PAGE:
DevOps and Agile transformations, or any cultural shift for that matter, almost certainly needs a champion to help evangelize for change and to clear the inevitable road blocks. You can’t do it that way because we’ve always done it another way? Call the Champion to get us permission to try something different this time. There’s a rule against it? Let the Champion get the rule changed or excused for now. Some one thinks you are overstepping your bounds? Have the Champion fight that battle.

I was part of a c9d9 panel discussion last year, and one of the questions asked was “Do you have a continuous delivery champion?” The answer by the panel was an overwhelming yes. Rick Porter from Revelation Software Concepts said that the Champion might be a team of Champions, but that he finds that “the success of achieving the goal [of change] is directly proportional to the commitment of that team and the amount that team is empowered to bring that change across.” It is clearly valuable to know someone has your back.

But what happens when you are the Champion? When you are the one that people are counting on to clear the hurdles and get the change through? How do you convince the Powers-That-Be that the change should be allowed? That rules should be bent or broken and processes changed so that the process can get better? Someone asked me this very question at my session at Agile2016 and it took me a while to think out my answer.

I think that your first approach should be evangelism. Explain why the change is needed and what the benefits are to the organization. Wherever possible, point out to your audience what is in it for them. Everyone is a little bit selfish at times, and it might be easier for me to support “the greater good” when it is accompanied by immediate benefit to me.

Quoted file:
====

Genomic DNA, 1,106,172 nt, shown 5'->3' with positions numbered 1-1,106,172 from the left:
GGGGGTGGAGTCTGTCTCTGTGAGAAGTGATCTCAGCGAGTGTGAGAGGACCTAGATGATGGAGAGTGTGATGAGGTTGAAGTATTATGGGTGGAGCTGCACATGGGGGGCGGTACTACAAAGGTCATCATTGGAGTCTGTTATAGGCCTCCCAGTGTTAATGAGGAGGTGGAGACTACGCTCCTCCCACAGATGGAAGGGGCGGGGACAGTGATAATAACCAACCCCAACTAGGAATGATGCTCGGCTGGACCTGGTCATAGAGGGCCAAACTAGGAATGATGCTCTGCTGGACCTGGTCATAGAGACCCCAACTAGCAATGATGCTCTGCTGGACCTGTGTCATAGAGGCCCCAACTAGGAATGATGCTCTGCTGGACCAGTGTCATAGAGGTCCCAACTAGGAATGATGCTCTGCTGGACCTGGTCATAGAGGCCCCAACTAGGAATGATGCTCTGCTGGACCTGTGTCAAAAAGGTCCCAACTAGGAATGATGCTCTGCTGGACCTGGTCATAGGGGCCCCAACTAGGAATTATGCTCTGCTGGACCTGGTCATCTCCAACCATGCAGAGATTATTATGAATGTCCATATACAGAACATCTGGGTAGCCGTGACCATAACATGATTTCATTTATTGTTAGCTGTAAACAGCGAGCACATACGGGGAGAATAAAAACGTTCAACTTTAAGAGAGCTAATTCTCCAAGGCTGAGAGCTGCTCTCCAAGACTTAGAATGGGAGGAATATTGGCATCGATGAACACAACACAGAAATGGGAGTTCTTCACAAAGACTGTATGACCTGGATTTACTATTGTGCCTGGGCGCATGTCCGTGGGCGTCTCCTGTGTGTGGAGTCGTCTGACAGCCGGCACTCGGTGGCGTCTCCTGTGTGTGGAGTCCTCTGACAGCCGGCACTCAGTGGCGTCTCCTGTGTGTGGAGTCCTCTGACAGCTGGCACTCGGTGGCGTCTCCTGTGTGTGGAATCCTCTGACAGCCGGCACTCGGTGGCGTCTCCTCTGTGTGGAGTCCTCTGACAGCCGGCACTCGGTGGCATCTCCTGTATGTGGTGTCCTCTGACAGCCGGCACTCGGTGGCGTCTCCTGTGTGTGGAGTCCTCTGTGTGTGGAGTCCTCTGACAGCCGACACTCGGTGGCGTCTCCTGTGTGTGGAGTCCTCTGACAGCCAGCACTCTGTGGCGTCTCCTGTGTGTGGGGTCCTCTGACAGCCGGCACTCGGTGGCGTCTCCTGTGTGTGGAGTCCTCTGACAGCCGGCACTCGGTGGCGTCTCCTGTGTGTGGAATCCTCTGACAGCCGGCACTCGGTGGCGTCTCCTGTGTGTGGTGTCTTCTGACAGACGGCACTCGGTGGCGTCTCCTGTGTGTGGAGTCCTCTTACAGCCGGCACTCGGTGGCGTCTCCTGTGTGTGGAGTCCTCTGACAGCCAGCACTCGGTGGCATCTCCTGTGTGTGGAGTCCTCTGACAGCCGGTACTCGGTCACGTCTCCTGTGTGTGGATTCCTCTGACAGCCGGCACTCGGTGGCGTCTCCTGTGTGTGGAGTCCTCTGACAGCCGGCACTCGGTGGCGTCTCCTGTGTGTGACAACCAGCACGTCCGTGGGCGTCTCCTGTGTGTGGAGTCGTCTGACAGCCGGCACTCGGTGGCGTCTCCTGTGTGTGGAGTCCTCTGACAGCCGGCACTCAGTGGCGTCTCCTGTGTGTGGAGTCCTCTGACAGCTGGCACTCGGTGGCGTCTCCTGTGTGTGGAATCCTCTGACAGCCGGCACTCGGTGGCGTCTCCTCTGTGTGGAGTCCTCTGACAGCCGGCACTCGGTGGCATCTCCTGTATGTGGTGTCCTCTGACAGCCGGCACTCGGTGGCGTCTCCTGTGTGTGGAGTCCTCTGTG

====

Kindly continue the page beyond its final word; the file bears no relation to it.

But that won’t work for everyone. Some people will need more than just an explanation of the benefits. They will need some proof. So give it to them. Show them some wins. You’ll still be evangelizing, but you’ll have results to point to. In another session at Agile2016 discussing change, Dominica DeGrandis said “Small change meets with less resistance.” Enough incremental changes will begin to show a pattern of success and tangible value that some of the remaining skeptics will be willing to start granting the team some freedom to make changes.

There will still be hold outs. No matter how much evidence, some people will still resist change. Either they are naturally change adverse, or they can’t be bothered to change, or they are actively fighting change because they feel the team is overstepping their territory. Whatever the case, you have to (diplomatically, politically, delicately) go around them. Convince their boss, or peers, or even someone in their organization. Find a Champion of your own. There is bound to be someone that the Preventers-of-Progress will listen to, whether because they respect their opinion or because they have no choice. If the Champion can find a Champion, you will be much more likely to clear the way.

Throughout the transformation, though, be sure to take the opposing viewpoints into consideration. Remember that they may have a valid point, as unlikely as it might seem at the time. They might be speaking from experience when they tell you a change won’t work. Or maybe they just have enough domain knowledge to see something you can’t. Consider talking to them and finding out if they just like saying “no”, or if they have some alternative way of achieving the same goal. And if you can’t agree on the “how”, maybe you can get aligned on “why” you are trying to make changes (another theme from Dominica’s talk). At least then you aren’t far from agreeing that there has to be a change. And then together maybe you can figure out “how” in a way that works for everyone.

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